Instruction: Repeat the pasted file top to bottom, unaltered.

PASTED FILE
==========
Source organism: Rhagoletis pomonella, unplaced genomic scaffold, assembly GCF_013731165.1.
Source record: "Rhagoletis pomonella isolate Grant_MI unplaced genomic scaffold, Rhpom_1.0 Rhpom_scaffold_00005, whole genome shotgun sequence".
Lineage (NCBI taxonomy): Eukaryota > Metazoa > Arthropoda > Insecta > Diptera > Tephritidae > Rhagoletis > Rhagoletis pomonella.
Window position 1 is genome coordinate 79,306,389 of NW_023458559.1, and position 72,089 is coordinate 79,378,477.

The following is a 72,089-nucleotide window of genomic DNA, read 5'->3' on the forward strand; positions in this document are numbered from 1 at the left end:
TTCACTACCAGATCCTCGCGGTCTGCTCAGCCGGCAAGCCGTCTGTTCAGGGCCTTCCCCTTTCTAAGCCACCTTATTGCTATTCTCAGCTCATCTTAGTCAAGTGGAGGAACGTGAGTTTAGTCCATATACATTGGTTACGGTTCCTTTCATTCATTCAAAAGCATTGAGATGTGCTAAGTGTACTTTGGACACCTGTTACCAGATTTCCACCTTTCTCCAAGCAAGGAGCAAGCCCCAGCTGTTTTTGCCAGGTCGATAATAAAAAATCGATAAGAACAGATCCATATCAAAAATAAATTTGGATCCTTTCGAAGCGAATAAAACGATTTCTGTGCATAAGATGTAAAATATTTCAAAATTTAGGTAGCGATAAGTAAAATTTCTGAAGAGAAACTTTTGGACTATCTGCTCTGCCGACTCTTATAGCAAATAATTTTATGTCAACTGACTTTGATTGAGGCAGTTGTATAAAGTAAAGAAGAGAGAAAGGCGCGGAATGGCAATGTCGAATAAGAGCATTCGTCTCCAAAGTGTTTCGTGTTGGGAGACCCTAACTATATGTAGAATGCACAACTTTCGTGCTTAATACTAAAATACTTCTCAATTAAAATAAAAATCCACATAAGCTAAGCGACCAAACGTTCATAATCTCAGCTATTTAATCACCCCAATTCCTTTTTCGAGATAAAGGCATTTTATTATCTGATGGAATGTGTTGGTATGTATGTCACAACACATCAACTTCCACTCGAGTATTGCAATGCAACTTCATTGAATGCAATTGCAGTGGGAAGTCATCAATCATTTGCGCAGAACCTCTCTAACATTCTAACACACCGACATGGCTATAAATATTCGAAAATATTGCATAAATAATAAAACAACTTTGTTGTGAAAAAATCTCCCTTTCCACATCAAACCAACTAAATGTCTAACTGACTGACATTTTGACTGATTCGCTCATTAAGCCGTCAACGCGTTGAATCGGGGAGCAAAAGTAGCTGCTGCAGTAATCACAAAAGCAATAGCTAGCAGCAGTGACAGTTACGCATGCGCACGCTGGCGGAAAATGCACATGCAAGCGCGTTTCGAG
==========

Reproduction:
Source organism: Rhagoletis pomonella, unplaced genomic scaffold, assembly GCF_013731165.1.
Source record: "Rhagoletis pomonella isolate Grant_MI unplaced genomic scaffold, Rhpom_1.0 Rhpom_scaffold_00005, whole genome shotgun sequence".
Lineage (NCBI taxonomy): Eukaryota > Metazoa > Arthropoda > Insecta > Diptera > Tephritidae > Rhagoletis > Rhagoletis pomonella.
Window position 1 is genome coordinate 79,306,389 of NW_023458559.1, and position 72,089 is coordinate 79,378,477.

The following is a 72,089-nucleotide window of genomic DNA, read 5'->3' on the forward strand; positions in this document are numbered from 1 at the left end:
TTCACTACCAGATCCTCGCGGTCTGCTCAGCCGGCAAGCCGTCTGTTCAGGGCCTTCCCCTTTCTAAGCCACCTTATTGCTATTCTCAGCTCATCTTAGTCAAGTGGAGGAACGTGAGTTTAGTCCATATACATTGGTTACGGTTCCTTTCATTCATTCAAAAGCATTGAGATGTGCTAAGTGTACTTTGGACACCTGTTACCAGATTTCCACCTTTCTCCAAGCAAGGAGCAAGCCCCAGCTGTTTTTGCCAGGTCGATAATAAAAAATCGATAAGAACAGATCCATATCAAAAATAAATTTGGATCCTTTCGAAGCGAATAAAACGATTTCTGTGCATAAGATGTAAAATATTTCAAAATTTAGGTAGCGATAAGTAAAATTTCTGAAGAGAAACTTTTGGACTATCTGCTCTGCCGACTCTTATAGCAAATAATTTTATGTCAACTGACTTTGATTGAGGCAGTTGTATAAAGTAAAGAAGAGAGAAAGGCGCGGAATGGCAATGTCGAATAAGAGCATTCGTCTCCAAAGTGTTTCGTGTTGGGAGACCCTAACTATATGTAGAATGCACAACTTTCGTGCTTAATACTAAAATACTTCTCAATTAAAATAAAAATCCACATAAGCTAAGCGACCAAACGTTCATAATCTCAGCTATTTAATCACCCCAATTCCTTTTTCGAGATAAAGGCATTTTATTATCTGATGGAATGTGTTGGTATGTATGTCACAACACATCAACTTCCACTCGAGTATTGCAATGCAACTTCATTGAATGCAATTGCAGTGGGAAGTCATCAATCATTTGCGCAGAACCTCTCTAACATTCTAACACACCGACATGGCTATAAATATTCGAAAATATTGCATAAATAATAAAACAACTTTGTTGTGAAAAAATCTCCCTTTCCACATCAAACCAACTAAATGTCTAACTGACTGACATTTTGACTGATTCGCTCATTAAGCCGTCAACGCGTTGAATCGGGGAGCAAAAGTAGCTGCTGCAGTAATCACAAAAGCAATAGCTAGCAGCAGTGACAGTTACGCATGCGCACGCTGGCGGAAAATGCACATGCAAGCGCGTTTCGAG